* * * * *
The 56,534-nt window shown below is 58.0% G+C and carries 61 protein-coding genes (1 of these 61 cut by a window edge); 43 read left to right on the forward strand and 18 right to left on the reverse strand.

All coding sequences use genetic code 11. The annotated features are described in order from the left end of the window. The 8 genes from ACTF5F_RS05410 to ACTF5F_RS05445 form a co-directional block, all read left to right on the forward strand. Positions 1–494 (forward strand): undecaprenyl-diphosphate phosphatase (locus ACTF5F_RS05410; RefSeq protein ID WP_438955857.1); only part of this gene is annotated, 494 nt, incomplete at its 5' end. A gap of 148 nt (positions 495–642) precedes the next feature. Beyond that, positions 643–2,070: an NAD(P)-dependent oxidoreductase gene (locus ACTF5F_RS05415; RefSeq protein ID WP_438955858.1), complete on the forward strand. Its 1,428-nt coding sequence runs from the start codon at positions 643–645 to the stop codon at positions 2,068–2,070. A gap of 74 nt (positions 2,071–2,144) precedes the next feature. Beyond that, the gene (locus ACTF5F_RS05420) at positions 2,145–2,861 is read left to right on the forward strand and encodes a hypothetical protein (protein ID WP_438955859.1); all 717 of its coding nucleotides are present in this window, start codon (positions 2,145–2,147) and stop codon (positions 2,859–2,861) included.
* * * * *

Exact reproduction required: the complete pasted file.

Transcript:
The 56,534-nt window shown below is 58.0% G+C and carries 61 protein-coding genes (1 of these 61 cut by a window edge); 43 read left to right on the forward strand and 18 right to left on the reverse strand.

All coding sequences use genetic code 11. The annotated features are described in order from the left end of the window. The 8 genes from ACTF5F_RS05410 to ACTF5F_RS05445 form a co-directional block, all read left to right on the forward strand. Positions 1–494 (forward strand): undecaprenyl-diphosphate phosphatase (locus ACTF5F_RS05410; RefSeq protein ID WP_438955857.1); only part of this gene is annotated, 494 nt, incomplete at its 5' end. A gap of 148 nt (positions 495–642) precedes the next feature. Beyond that, positions 643–2,070: an NAD(P)-dependent oxidoreductase gene (locus ACTF5F_RS05415; RefSeq protein ID WP_438955858.1), complete on the forward strand. Its 1,428-nt coding sequence runs from the start codon at positions 643–645 to the stop codon at positions 2,068–2,070. A gap of 74 nt (positions 2,071–2,144) precedes the next feature. Beyond that, the gene (locus ACTF5F_RS05420) at positions 2,145–2,861 is read left to right on the forward strand and encodes a hypothetical protein (protein ID WP_438955859.1); all 717 of its coding nucleotides are present in this window, start codon (positions 2,145–2,147) and stop codon (positions 2,859–2,861) included.